The Plan was in critical status in the Plan Year ending December 31, 2020 because the Plan was in critical status in the prior plan year and the Plan is projected to have an accumulated funding deficiency within nine years of the Plan Year. In an effort to improve the Plan’s funding situation, the trustees adopted a rehabilitation plan effective April 1, 2010 and amended it in 2012, 2014 and 2018 to contain contribution rate increases and future benefit accrual reductions. You may get a copy of the Plan’s rehabilitation plan, any update to such plan and the actuarial and financial data that demonstrate any action taken by the Plan toward fiscal improvement. You may get this information by contacting the plan administrator.
If the Plan is in endangered, critical, or critical and declining status for the plan year ending December 31, 2021, separate notification of that status has or will be provided.
The total number of participants and beneficiaries covered by the Plan on the valuation date was 227,096. Of this number, 16,332 were current employees, 114,544 were retired and receiving benefits, and 96,220 were retired or no longer working for the employer and have a right to future benefits.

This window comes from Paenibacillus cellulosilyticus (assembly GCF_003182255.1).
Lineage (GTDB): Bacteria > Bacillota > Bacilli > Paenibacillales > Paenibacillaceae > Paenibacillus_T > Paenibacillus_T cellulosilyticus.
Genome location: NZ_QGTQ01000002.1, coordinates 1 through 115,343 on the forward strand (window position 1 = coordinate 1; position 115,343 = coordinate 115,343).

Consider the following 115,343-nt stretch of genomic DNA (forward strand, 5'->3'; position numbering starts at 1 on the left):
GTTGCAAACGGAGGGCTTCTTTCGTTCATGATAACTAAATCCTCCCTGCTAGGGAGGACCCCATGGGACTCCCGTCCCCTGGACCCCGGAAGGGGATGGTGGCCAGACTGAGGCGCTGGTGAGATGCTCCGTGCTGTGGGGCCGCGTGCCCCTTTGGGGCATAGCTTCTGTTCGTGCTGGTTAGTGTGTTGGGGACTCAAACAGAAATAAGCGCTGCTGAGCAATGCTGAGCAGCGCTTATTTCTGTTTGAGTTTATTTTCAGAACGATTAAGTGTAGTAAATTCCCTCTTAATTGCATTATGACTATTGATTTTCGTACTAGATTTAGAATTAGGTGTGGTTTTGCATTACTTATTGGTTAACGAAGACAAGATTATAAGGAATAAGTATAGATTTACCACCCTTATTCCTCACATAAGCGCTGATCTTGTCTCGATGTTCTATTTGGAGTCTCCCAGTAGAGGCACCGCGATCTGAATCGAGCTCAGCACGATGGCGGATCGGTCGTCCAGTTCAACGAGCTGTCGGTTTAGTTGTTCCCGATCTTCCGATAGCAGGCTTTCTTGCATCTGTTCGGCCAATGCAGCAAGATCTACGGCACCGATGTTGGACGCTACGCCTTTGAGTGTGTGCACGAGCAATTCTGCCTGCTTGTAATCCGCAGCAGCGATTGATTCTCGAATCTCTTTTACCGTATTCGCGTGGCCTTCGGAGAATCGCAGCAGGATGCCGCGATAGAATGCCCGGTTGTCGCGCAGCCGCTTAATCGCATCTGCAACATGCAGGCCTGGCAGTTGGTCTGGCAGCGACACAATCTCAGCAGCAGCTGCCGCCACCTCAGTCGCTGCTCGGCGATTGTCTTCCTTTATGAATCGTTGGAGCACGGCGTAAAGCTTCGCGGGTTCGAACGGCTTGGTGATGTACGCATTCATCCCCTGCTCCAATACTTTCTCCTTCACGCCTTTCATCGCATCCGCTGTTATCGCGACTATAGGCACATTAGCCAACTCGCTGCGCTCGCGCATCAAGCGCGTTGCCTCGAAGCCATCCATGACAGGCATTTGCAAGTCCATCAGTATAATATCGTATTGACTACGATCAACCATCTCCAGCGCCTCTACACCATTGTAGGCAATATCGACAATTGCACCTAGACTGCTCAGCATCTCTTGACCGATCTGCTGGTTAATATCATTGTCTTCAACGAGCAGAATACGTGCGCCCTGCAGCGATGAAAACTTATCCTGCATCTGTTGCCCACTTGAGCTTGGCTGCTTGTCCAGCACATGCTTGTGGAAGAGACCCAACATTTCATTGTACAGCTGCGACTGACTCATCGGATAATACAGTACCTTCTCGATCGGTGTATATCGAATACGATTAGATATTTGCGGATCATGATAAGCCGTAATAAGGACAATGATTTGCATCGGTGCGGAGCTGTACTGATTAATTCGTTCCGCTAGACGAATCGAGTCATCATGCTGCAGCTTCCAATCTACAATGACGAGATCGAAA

Funding & Investment Policies
Every pension plan must have a procedure to establish a funding policy for plan objectives. A funding policy relates to how much money is needed to pay promised benefits. The funding policy of the Plan is for employers to make contributions pursuant to the various collective bargaining agreements under which the Plan is maintained, but in no case less than those required under federal pension law.
Pension plans also have investment policies. These generally are written guidelines or general instructions for making investment management decisions. The investment policy of the Plan is to build a diversified portfolio of domestic and international equity securities, fixed income and real estate debt securities and alternative investments which include real estate equity, hedge fund of funds and private equity partnerships.
Under the Plan’s investment policy, the Plan’s assets were allocated among the following categories of investments, as of the end of the Plan Year. These allocations are percentages of total assets:
For information about the Plan’s investment in any of the following types of investments-common/collective trusts, pooled separate accounts, or 103-12 investment entities – contact the National Retirement Fund at (914) 367-5800 or 333 Westchester Avenue N101, White Plains, NY 10604.
Right to Request a Copy of the Annual Report